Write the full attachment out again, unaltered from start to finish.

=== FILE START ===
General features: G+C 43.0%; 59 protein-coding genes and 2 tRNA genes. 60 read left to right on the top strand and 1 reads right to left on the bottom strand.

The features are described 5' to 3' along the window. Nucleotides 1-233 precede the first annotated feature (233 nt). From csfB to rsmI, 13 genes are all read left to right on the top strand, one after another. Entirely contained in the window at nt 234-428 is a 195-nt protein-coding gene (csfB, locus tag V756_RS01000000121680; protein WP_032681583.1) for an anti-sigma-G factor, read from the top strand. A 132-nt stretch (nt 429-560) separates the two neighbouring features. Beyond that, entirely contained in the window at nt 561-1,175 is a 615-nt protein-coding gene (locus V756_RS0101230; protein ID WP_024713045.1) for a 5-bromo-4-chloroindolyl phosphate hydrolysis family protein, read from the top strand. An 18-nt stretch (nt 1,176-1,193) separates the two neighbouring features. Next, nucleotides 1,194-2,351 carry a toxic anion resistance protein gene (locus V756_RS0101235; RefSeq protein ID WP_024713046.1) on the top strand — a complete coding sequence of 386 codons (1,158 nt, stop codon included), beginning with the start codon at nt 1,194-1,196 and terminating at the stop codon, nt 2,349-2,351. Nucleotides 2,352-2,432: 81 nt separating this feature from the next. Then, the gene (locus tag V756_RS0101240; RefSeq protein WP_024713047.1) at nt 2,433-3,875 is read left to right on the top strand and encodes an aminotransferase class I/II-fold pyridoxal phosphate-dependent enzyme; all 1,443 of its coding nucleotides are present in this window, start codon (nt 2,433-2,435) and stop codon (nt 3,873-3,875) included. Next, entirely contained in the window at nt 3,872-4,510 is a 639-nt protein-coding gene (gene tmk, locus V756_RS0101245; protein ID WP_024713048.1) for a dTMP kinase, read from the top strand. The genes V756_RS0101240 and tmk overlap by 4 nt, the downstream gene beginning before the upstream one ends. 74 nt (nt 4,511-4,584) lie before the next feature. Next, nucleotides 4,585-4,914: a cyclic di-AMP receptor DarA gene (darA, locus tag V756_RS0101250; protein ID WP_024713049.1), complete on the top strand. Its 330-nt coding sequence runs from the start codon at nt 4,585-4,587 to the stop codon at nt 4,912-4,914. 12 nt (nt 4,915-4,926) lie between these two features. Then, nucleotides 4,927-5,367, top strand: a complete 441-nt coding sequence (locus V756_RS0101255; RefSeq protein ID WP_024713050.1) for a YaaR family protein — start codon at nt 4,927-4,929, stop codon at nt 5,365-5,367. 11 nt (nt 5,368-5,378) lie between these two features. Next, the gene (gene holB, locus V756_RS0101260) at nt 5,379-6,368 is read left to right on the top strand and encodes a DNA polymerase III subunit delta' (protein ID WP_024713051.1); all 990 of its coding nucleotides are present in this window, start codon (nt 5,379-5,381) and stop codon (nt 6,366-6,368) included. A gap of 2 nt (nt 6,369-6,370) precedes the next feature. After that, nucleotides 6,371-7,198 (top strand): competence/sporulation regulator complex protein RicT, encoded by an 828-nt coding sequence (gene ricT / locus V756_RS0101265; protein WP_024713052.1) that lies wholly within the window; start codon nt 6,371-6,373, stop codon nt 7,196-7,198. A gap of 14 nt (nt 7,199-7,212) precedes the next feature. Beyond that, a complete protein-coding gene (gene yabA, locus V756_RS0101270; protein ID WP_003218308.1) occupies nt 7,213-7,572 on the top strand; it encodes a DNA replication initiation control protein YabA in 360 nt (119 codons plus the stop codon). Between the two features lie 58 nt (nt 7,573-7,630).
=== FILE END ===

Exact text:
General features: G+C 43.0%; 59 protein-coding genes and 2 tRNA genes. 60 read left to right on the top strand and 1 reads right to left on the bottom strand.

The features are described 5' to 3' along the window. Nucleotides 1-233 precede the first annotated feature (233 nt). From csfB to rsmI, 13 genes are all read left to right on the top strand, one after another. Entirely contained in the window at nt 234-428 is a 195-nt protein-coding gene (csfB, locus tag V756_RS01000000121680; protein WP_032681583.1) for an anti-sigma-G factor, read from the top strand. A 132-nt stretch (nt 429-560) separates the two neighbouring features. Beyond that, entirely contained in the window at nt 561-1,175 is a 615-nt protein-coding gene (locus V756_RS0101230; protein ID WP_024713045.1) for a 5-bromo-4-chloroindolyl phosphate hydrolysis family protein, read from the top strand. An 18-nt stretch (nt 1,176-1,193) separates the two neighbouring features. Next, nucleotides 1,194-2,351 carry a toxic anion resistance protein gene (locus V756_RS0101235; RefSeq protein ID WP_024713046.1) on the top strand — a complete coding sequence of 386 codons (1,158 nt, stop codon included), beginning with the start codon at nt 1,194-1,196 and terminating at the stop codon, nt 2,349-2,351. Nucleotides 2,352-2,432: 81 nt separating this feature from the next. Then, the gene (locus tag V756_RS0101240; RefSeq protein WP_024713047.1) at nt 2,433-3,875 is read left to right on the top strand and encodes an aminotransferase class I/II-fold pyridoxal phosphate-dependent enzyme; all 1,443 of its coding nucleotides are present in this window, start codon (nt 2,433-2,435) and stop codon (nt 3,873-3,875) included. Next, entirely contained in the window at nt 3,872-4,510 is a 639-nt protein-coding gene (gene tmk, locus V756_RS0101245; protein ID WP_024713048.1) for a dTMP kinase, read from the top strand. The genes V756_RS0101240 and tmk overlap by 4 nt, the downstream gene beginning before the upstream one ends. 74 nt (nt 4,511-4,584) lie before the next feature. Next, nucleotides 4,585-4,914: a cyclic di-AMP receptor DarA gene (darA, locus tag V756_RS0101250; protein ID WP_024713049.1), complete on the top strand. Its 330-nt coding sequence runs from the start codon at nt 4,585-4,587 to the stop codon at nt 4,912-4,914. 12 nt (nt 4,915-4,926) lie between these two features. Then, nucleotides 4,927-5,367, top strand: a complete 441-nt coding sequence (locus V756_RS0101255; RefSeq protein ID WP_024713050.1) for a YaaR family protein — start codon at nt 4,927-4,929, stop codon at nt 5,365-5,367. 11 nt (nt 5,368-5,378) lie between these two features. Next, the gene (gene holB, locus V756_RS0101260) at nt 5,379-6,368 is read left to right on the top strand and encodes a DNA polymerase III subunit delta' (protein ID WP_024713051.1); all 990 of its coding nucleotides are present in this window, start codon (nt 5,379-5,381) and stop codon (nt 6,366-6,368) included. A gap of 2 nt (nt 6,369-6,370) precedes the next feature. After that, nucleotides 6,371-7,198 (top strand): competence/sporulation regulator complex protein RicT, encoded by an 828-nt coding sequence (gene ricT / locus V756_RS0101265; protein WP_024713052.1) that lies wholly within the window; start codon nt 6,371-6,373, stop codon nt 7,196-7,198. A gap of 14 nt (nt 7,199-7,212) precedes the next feature. Beyond that, a complete protein-coding gene (gene yabA, locus V756_RS0101270; protein ID WP_003218308.1) occupies nt 7,213-7,572 on the top strand; it encodes a DNA replication initiation control protein YabA in 360 nt (119 codons plus the stop codon). Between the two features lie 58 nt (nt 7,573-7,630).